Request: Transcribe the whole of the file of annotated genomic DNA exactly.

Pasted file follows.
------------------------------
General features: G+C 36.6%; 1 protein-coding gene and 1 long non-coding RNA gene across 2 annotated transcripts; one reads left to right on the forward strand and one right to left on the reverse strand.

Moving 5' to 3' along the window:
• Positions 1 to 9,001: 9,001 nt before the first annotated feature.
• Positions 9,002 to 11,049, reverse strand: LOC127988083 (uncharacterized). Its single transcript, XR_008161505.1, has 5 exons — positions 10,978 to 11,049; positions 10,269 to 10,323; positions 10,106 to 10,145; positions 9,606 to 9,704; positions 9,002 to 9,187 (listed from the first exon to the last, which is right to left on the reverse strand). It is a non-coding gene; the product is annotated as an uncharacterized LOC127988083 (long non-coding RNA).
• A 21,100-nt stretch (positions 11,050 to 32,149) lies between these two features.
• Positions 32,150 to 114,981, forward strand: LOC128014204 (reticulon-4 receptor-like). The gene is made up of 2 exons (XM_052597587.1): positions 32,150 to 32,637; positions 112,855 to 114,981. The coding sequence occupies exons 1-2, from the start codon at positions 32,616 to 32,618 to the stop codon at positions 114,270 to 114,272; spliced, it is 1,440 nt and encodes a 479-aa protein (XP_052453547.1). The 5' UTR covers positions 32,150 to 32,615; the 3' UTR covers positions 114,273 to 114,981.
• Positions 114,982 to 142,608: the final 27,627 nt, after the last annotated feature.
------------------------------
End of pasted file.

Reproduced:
General features: G+C 36.6%; 1 protein-coding gene and 1 long non-coding RNA gene across 2 annotated transcripts; one reads left to right on the forward strand and one right to left on the reverse strand.

Moving 5' to 3' along the window:
• Positions 1 to 9,001: 9,001 nt before the first annotated feature.
• Positions 9,002 to 11,049, reverse strand: LOC127988083 (uncharacterized). Its single transcript, XR_008161505.1, has 5 exons — positions 10,978 to 11,049; positions 10,269 to 10,323; positions 10,106 to 10,145; positions 9,606 to 9,704; positions 9,002 to 9,187 (listed from the first exon to the last, which is right to left on the reverse strand). It is a non-coding gene; the product is annotated as an uncharacterized LOC127988083 (long non-coding RNA).
• A 21,100-nt stretch (positions 11,050 to 32,149) lies between these two features.
• Positions 32,150 to 114,981, forward strand: LOC128014204 (reticulon-4 receptor-like). The gene is made up of 2 exons (XM_052597587.1): positions 32,150 to 32,637; positions 112,855 to 114,981. The coding sequence occupies exons 1-2, from the start codon at positions 32,616 to 32,618 to the stop codon at positions 114,270 to 114,272; spliced, it is 1,440 nt and encodes a 479-aa protein (XP_052453547.1). The 5' UTR covers positions 32,150 to 32,615; the 3' UTR covers positions 114,273 to 114,981.
• Positions 114,982 to 142,608: the final 27,627 nt, after the last annotated feature.